Matthew Sperry, a bassist, composer, and beloved member of the Bay Area new music community, was killed on the morning of June 5th when he was hit by a truck near the border of Oakland and Emeryville. Sperry was on his way to work on his bike and struck around 9:00 AM. He died shortly there after. The only witness is the 46-year old woman who was driving the truck, but the investigators continue to search for additional sources.
While improvised music was his main focus, Sperry also engaged his talents in everything from klezmer and jazz to pop and experimental chamber music. Born on November 6, 1968, in Redondo Beach, California, Sperry became enamored with improvised musical forms during his undergraduate days at Florida State University, where he met and worked with Wadada Leo Smith. It was also at FSU that he made the acquaintance of Phil Gelb, a shakuhachi player with whom he collaborated for the rest of his life.
Sperry’s post-college career began in Seattle, where he became a major force in the free improvised scene, performing with such groups as The Long String Instrument Band, Seattle Experimental Opera, and Gamelan Pacifica. While working with Seattle-based ensembles The Black Cat Orchestra and iv bricoleurs, he composed scores to over 20 silent films. In fact, much of his compositional output was created for film and dance. In 1999, Sperry was recognized with a Meet The Composer grant for solo bass improvisations. Sperry recently made the move to the San Francisco Bay Area. He appeared on the last two Tom Waits albums, recorded with Anthony Braxton and David Byrne, and was a member of the San Francisco cast and band of John Cameron Mitchell and Stephen Trask‘s musical Hedwig and the Angry Inch.
n every location he called home, Sperry was immediately embraced for his musicality as well as his endearing personality. “Matthew gave and meant so much to the music through his playing,” writes saxophonist/composer Phillip Greenlief, who had played with him in Pauline Oliveros‘s Sounding the Margins Orchestra and many small ensembles. “And his great attitude toward music and life in general made it easy to meet him, to hang with him, to hear him and to love him. Although he lived here and was a part of our local community, his history and life as a musician spread to many places around the world.” Greenlief’s statement is not hyperbole. Logging on to http://matthewsperry.org, a memorial site for Sperry, ushers us into a network of friends, family, and fans that share their memories of Sperry and express condolences for his family. Sperry is survived by his wife, Stacia Biltekoff, and their 2-year old daughter, Lila Simone. The site includes instructions on how to contribute to the Matthew Sperry Memorial Fund, the Lila Simone Sperry College Fund, and to Stacia Biltekoff, Custodian for Lila Sperry.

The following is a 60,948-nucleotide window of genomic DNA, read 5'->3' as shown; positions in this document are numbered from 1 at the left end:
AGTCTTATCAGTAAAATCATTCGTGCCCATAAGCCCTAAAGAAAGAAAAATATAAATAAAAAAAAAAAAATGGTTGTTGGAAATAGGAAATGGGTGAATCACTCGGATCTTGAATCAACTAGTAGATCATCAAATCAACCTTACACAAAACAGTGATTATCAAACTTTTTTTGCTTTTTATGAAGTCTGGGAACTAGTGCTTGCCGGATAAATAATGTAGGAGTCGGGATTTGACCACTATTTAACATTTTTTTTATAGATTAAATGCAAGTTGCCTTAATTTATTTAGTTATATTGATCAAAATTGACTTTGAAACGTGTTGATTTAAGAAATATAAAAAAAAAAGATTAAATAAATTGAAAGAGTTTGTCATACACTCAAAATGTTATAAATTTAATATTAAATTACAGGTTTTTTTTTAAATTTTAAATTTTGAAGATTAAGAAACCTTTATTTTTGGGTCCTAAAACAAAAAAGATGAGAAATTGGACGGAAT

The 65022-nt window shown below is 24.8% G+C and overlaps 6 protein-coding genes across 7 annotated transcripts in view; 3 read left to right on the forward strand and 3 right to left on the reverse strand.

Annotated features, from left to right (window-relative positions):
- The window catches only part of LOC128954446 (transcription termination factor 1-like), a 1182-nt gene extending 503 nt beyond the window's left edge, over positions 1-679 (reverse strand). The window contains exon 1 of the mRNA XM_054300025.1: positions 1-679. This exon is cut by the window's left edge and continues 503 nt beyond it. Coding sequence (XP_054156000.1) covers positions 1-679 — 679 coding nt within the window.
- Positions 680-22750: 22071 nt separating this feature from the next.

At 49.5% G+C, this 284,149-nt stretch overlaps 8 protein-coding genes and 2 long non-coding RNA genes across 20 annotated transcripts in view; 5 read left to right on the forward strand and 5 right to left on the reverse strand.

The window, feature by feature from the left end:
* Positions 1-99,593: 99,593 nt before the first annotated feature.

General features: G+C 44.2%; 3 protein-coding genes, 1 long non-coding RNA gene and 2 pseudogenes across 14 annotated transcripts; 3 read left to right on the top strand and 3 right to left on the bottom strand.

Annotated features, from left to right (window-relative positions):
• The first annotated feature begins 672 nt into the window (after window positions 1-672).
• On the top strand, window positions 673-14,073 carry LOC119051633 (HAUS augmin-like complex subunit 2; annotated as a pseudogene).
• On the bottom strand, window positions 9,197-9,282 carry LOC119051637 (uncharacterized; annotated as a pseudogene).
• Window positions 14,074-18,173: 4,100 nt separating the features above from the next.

A memorial concert will be held Thursday, June 19 at 8 PM at Oakland’s 21 Club and will feature performances by his friends and colleagues. Memorial events are also being planned in Seattle and New York City.
For more information on Matthew Sperry’s death and memorial events, click here to read a beautifully written article that appeared this week in the Oakland Tribune.